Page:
As Gerbrandt saw an increase in pathologies, he got to work — building out a team to get to the bottom of what he was noticing in the field. He and his colleagues at the Council were puzzled at the cause of the uptick in infection. “Were there new viruses out there?” he remembers thinking. “Were there new strains of the existing viruses that we weren't able to detect with a given diagnostic?” To get to the bottom of it, he initiated a project with Jim Mattsson, associate professor in the Department of Biological Sciences at Simon Fraser University, who became the lead researcher on the project. Eventually the pair connected with Genome BC. From that latter organization’s viewpoint, it was a perfect marriage.
“That’s where Genome BC’s wheelhouse is,” says David Charest, the project’s manager for the genomics non-profit. “It’s perfect for that kind of research. And that's the type of thing we want to find more of: working with industry organizations like the Blueberry Council, linking them up with existing partners, and then getting that technology in the [right] hands. It comes full circle. If you talked to me 20 years ago, it would have been a different thing. But now we're all [about] applied and translational research. So that's where we come in.”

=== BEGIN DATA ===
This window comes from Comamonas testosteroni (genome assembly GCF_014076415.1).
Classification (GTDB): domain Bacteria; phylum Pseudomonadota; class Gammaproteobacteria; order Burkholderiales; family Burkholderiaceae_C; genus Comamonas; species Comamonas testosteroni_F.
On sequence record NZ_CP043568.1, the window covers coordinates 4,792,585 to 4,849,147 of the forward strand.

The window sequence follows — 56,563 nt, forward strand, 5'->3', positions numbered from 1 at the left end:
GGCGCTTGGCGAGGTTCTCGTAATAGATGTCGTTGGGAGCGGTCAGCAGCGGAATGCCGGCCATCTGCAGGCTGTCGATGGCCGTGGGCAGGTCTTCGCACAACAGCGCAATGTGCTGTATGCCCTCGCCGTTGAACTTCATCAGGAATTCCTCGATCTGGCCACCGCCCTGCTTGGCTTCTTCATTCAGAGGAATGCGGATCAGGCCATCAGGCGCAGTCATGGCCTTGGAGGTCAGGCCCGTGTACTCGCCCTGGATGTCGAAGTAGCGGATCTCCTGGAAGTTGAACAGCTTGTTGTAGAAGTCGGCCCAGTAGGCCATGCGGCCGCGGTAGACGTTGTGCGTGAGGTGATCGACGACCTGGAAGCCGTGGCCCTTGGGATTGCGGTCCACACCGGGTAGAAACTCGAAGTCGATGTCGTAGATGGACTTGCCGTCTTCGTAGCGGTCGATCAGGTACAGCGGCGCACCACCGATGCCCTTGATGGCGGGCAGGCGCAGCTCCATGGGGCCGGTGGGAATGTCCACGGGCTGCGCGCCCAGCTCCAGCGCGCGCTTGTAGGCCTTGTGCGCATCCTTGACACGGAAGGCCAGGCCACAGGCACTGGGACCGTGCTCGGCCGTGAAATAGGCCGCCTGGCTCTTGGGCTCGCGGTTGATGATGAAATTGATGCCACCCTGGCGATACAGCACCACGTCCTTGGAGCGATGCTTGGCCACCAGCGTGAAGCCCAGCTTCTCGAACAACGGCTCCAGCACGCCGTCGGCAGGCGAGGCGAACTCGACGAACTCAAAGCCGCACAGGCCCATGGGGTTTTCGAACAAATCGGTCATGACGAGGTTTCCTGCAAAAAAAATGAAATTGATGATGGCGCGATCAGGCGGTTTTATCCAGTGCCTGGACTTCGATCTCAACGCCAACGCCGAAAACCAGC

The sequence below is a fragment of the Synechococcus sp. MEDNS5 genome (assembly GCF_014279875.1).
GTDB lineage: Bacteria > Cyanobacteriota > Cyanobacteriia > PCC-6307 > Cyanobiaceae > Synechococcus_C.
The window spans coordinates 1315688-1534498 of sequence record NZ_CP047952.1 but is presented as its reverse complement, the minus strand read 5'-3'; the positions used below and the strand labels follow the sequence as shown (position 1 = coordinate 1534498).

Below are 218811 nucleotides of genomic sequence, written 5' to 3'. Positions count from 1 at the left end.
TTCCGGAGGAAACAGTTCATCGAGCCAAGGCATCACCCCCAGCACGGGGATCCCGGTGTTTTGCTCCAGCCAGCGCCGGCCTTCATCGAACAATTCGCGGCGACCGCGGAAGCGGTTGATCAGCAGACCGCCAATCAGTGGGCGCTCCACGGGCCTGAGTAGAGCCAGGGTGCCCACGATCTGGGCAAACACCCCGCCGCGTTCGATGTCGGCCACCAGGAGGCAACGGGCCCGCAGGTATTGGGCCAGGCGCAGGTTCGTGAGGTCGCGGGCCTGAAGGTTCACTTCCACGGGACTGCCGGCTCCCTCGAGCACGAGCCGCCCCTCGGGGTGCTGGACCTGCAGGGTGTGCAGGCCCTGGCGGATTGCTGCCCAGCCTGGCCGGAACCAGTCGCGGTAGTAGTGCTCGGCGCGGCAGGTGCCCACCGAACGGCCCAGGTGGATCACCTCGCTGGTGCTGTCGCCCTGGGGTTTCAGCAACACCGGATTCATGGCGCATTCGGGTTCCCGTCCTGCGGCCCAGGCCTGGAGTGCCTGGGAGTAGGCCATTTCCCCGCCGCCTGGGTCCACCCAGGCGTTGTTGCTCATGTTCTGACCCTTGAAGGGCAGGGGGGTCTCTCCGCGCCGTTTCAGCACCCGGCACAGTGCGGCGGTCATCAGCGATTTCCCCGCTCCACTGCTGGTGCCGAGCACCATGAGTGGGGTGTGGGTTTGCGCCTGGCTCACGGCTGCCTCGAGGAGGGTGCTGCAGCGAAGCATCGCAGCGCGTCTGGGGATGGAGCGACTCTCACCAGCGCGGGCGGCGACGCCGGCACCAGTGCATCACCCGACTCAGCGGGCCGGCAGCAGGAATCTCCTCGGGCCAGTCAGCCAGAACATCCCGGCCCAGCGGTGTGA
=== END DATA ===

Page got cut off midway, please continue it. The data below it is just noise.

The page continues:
This sets the scene for the current state of blueberry research province-wide. Now that we’ve met the detectives, let’s open their case files. There are two main viruses, known as shock and scorch. For me, the viruses are on the opposite end of the familiarity spectrum to the pie that lands on the family table post-meal. I relayed my ignorance to Gerbrandt who brought me up to speed. But, not before an important disclaimer. “Please make it clear to your audience that these are not things that have any threat to human health,” he points out. I felt better about eating the pie, but farmers are unable to breathe the same sigh of relief.